Sunday, May 10, 2009

Dearborn's North American Migration Count

The North American Migration Count takes place the second Saturday each May. It aims to take a "snapshot" of migration, and is compiled on a county basis. My husband Darrin is the coordinator for Wayne County, and we covered the city of Dearborn together on May 9.

The first half of the day was spent scouring the U of M-Dearborn campus -- my daily spring bird survey deluxe. Joining us was our good friend and RRBO supporter Jamie Jacob. A cold front was approaching, and while the first hour or so was okay, the winds quickly kicked up, making it difficult to hear or see birds. As I indicated in my last spring survey post, birding has been a bit slow lately. We ended up with just 76 species for the campus. Our highlights were a Hooded Warbler in the floodplain along the Rouge River, and a Red-headed Woodpecker in the swampy area near the river at the north end of campus. It was one of only 14 warbler species seen on campus. The first Eastern Wood-Pewee of the season was found. There was an obvious increase in the number of Baltimore Orioles and White-crowned Sparrows over the last few days.

Julie and Jamie, hitting the trails.

After campus, we checked out all the various sunflower/wildflower plantings around the city. The sunflowers are, of course, all spent and sagging. The wildflower fields have all been recently mowed, and several fields were not planted last year at all. Thus, they did not have ideal habitat. But we were hopeful for shorebirds at some of the fields with large puddles -- there have been Least Sandpipers in a couple recently. But we were skunked other than Killdeer and Spotted Sandpiper. The wetland area near the Ford Rouge Complex visitor center is really maturing, and we had a lot of Red-winged Blackbirds and Northern Rough-winged Swallows. After these locations and a few others, time was running out. Darrin wanted to hit Grosse Ile, and I still had to roam around our neighborhood (where I had 30 species).

The species total for Dearborn was 83. Here is our list:

Canada Goose 67
Wood Duck 3
Mallard 10
Pied-billed Grebe 1
Double-crested Cormorant 1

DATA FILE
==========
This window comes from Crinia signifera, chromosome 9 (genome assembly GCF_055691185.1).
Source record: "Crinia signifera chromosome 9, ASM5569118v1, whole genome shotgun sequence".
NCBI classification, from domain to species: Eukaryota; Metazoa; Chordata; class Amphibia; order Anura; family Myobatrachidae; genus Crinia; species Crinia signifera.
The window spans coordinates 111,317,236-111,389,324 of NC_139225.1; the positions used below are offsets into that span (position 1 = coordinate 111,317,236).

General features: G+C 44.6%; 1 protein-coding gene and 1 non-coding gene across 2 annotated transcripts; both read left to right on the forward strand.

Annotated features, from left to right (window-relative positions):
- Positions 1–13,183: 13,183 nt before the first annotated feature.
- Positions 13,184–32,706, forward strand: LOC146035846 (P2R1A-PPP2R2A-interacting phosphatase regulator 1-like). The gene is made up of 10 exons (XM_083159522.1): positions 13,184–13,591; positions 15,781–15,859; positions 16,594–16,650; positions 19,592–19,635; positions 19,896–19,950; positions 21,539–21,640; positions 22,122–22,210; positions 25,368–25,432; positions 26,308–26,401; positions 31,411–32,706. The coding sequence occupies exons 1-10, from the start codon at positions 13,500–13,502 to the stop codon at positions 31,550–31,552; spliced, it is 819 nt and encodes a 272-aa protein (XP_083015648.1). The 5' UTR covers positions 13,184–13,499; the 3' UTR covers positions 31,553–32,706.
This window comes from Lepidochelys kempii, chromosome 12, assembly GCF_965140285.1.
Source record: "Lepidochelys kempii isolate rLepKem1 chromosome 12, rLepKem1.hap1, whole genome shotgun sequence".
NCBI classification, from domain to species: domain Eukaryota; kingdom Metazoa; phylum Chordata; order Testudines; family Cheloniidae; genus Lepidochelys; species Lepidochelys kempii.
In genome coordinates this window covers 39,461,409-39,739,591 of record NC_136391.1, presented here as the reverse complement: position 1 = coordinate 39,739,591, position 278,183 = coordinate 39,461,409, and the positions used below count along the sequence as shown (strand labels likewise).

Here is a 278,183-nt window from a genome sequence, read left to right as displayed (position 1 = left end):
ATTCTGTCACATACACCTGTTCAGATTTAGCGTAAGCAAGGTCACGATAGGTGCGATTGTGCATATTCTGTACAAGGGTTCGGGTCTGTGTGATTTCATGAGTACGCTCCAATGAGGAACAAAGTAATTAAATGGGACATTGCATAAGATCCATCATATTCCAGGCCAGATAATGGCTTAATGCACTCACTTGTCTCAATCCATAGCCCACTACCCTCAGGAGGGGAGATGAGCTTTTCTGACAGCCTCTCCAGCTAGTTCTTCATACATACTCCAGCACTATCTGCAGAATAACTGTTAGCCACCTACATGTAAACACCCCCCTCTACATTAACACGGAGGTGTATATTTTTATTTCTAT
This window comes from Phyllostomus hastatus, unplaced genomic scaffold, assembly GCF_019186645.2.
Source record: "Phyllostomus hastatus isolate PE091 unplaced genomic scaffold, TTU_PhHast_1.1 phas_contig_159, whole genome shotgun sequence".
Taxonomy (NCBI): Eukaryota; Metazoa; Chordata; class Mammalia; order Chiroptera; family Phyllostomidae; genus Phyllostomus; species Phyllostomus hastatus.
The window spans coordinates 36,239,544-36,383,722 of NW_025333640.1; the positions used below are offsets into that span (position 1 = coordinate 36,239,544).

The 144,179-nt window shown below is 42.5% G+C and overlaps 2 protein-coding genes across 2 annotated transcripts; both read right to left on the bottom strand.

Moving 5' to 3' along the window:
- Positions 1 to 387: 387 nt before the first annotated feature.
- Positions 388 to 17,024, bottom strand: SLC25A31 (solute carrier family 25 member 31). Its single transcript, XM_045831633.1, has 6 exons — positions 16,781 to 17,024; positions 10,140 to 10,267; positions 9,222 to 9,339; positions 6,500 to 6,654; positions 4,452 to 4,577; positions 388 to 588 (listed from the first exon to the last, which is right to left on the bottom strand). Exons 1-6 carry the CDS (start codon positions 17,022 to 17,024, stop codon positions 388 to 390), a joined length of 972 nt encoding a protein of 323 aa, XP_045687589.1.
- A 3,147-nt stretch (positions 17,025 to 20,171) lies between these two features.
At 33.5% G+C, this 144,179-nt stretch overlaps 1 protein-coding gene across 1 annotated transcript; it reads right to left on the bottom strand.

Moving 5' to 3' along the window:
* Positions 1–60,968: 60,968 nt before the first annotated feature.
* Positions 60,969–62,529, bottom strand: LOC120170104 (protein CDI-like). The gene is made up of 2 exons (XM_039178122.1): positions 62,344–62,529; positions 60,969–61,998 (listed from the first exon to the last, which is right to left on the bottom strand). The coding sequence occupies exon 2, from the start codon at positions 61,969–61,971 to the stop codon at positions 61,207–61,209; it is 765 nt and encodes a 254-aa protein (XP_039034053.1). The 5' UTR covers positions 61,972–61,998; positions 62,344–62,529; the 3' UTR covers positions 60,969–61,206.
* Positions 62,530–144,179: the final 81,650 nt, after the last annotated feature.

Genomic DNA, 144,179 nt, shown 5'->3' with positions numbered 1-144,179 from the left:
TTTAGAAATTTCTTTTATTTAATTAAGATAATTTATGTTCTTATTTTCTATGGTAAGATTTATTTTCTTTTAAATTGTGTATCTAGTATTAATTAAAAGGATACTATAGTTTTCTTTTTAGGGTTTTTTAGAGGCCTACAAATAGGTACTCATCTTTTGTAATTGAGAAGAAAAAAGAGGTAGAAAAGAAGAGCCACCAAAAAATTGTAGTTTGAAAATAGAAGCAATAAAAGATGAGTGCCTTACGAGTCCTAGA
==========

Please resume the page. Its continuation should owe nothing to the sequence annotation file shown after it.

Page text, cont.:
Great Blue Heron 7
Green Heron 1
Turkey Vulture 6
Cooper's Hawk 2
Broad-winged Hawk 1
Red-tailed Hawk 1
American Kestrel 1
Killdeer 13
Spotted Sandpiper 1
Ring-billed Gull 39
Herring Gull 2
Rock Pigeon 9
Mourning Dove 35
Chimney Swift 11
Ruby-throated Hummingbird 3
Belted Kingfisher 2
Red-headed Woodpecker 1
Red-bellied Woodpecker 11
Downy Woodpecker 12
Hairy Woodpecker 4
Northern Flicker 9
Eastern Wood-Pewee 1
Least Flycatcher 3
Eastern Phoebe 5
Great Crested Flycatcher 4
Blue-headed Vireo 2
Warbling Vireo 2
Red-eyed Vireo 4
Blue Jay 59
American Crow 2
Tree Swallow 1
Northern Rough-winged Swallow 25
Cliff Swallow 6
Barn Swallow 13
Black-capped Chickadee 10
Tufted Titmouse 3
White-breasted Nuthatch 5
House Wren 14
Ruby-crowned Kinglet 3
Blue-gray Gnatcatcher 10
Veery 2
Swainson's Thrush 1
Wood Thrush 3
American Robin 165
Gray Catbird 18
Euro. Starling 261
Cedar Waxwing 6
Tennessee Warbler 3
Nashville Warbler 21
Yellow Warbler 4
Chestnut-sided Warbler 2
Magnolia Warbler 2
Yellow-rumped Warbler 8
Black-throated Green Warbler 4
Blackburnian Warbler 2
Palm Warbler 4
Black-and-white Warbler 4
Ovenbird 4
Northern Waterthrush 1
Common Yellowthroat 1
Hooded Warbler 1
Scarlet Tanager 4
Chipping Sparrow 11
Savannah Sparrow 11
Song Sparrow 11
White-throated Sparrow 4
White-crowned Sparrow 78
Northern Cardinal 34
Rose-breasted Grosbeak 11
Indigo Bunting 8
Red-winged Blackbird 46
Common Grackle 27
Brown-headed Cowbird 59
Baltimore Oriole 33
House Finch 5
Pine Siskin 2
American Goldfinch 43
House Sparrow 94

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